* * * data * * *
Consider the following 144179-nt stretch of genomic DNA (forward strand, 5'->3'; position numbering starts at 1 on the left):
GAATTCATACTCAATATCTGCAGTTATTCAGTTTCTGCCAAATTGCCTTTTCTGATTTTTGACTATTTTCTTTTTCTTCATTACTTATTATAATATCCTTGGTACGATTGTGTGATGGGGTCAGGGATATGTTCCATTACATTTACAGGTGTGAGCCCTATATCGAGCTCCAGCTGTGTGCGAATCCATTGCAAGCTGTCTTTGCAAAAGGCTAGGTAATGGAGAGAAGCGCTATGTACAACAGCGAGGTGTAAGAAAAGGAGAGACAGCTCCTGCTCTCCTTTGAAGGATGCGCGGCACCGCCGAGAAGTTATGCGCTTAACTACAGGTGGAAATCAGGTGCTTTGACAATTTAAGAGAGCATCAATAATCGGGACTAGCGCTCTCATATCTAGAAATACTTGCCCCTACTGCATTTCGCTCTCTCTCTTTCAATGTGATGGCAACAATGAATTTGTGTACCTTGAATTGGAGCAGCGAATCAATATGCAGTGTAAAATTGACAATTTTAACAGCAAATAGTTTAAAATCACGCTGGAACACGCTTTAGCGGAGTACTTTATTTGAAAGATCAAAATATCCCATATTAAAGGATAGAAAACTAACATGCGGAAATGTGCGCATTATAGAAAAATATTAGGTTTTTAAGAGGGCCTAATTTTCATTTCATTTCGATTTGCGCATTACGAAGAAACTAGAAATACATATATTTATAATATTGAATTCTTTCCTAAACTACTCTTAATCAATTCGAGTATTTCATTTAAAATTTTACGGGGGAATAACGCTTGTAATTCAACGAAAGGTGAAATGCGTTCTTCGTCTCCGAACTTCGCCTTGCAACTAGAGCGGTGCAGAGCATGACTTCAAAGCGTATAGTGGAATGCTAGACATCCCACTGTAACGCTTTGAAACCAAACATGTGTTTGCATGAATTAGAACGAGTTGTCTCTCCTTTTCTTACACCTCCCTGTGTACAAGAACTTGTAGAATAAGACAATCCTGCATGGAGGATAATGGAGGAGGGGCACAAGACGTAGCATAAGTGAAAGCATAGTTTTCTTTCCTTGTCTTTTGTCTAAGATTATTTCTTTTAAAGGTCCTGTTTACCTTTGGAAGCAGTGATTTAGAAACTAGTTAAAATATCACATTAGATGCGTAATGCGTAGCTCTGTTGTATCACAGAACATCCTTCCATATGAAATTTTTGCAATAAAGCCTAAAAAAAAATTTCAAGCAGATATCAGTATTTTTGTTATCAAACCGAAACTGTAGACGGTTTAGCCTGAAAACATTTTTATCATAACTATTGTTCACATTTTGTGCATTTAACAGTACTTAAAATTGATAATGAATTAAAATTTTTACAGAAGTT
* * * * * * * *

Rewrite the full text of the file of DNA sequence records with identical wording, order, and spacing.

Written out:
Consider the following 144179-nt stretch of genomic DNA (forward strand, 5'->3'; position numbering starts at 1 on the left):
GAATTCATACTCAATATCTGCAGTTATTCAGTTTCTGCCAAATTGCCTTTTCTGATTTTTGACTATTTTCTTTTTCTTCATTACTTATTATAATATCCTTGGTACGATTGTGTGATGGGGTCAGGGATATGTTCCATTACATTTACAGGTGTGAGCCCTATATCGAGCTCCAGCTGTGTGCGAATCCATTGCAAGCTGTCTTTGCAAAAGGCTAGGTAATGGAGAGAAGCGCTATGTACAACAGCGAGGTGTAAGAAAAGGAGAGACAGCTCCTGCTCTCCTTTGAAGGATGCGCGGCACCGCCGAGAAGTTATGCGCTTAACTACAGGTGGAAATCAGGTGCTTTGACAATTTAAGAGAGCATCAATAATCGGGACTAGCGCTCTCATATCTAGAAATACTTGCCCCTACTGCATTTCGCTCTCTCTCTTTCAATGTGATGGCAACAATGAATTTGTGTACCTTGAATTGGAGCAGCGAATCAATATGCAGTGTAAAATTGACAATTTTAACAGCAAATAGTTTAAAATCACGCTGGAACACGCTTTAGCGGAGTACTTTATTTGAAAGATCAAAATATCCCATATTAAAGGATAGAAAACTAACATGCGGAAATGTGCGCATTATAGAAAAATATTAGGTTTTTAAGAGGGCCTAATTTTCATTTCATTTCGATTTGCGCATTACGAAGAAACTAGAAATACATATATTTATAATATTGAATTCTTTCCTAAACTACTCTTAATCAATTCGAGTATTTCATTTAAAATTTTACGGGGGAATAACGCTTGTAATTCAACGAAAGGTGAAATGCGTTCTTCGTCTCCGAACTTCGCCTTGCAACTAGAGCGGTGCAGAGCATGACTTCAAAGCGTATAGTGGAATGCTAGACATCCCACTGTAACGCTTTGAAACCAAACATGTGTTTGCATGAATTAGAACGAGTTGTCTCTCCTTTTCTTACACCTCCCTGTGTACAAGAACTTGTAGAATAAGACAATCCTGCATGGAGGATAATGGAGGAGGGGCACAAGACGTAGCATAAGTGAAAGCATAGTTTTCTTTCCTTGTCTTTTGTCTAAGATTATTTCTTTTAAAGGTCCTGTTTACCTTTGGAAGCAGTGATTTAGAAACTAGTTAAAATATCACATTAGATGCGTAATGCGTAGCTCTGTTGTATCACAGAACATCCTTCCATATGAAATTTTTGCAATAAAGCCTAAAAAAAAATTTCAAGCAGATATCAGTATTTTTGTTATCAAACCGAAACTGTAGACGGTTTAGCCTGAAAACATTTTTATCATAACTATTGTTCACATTTTGTGCATTTAACAGTACTTAAAATTGATAATGAATTAAAATTTTTACAGAAGTT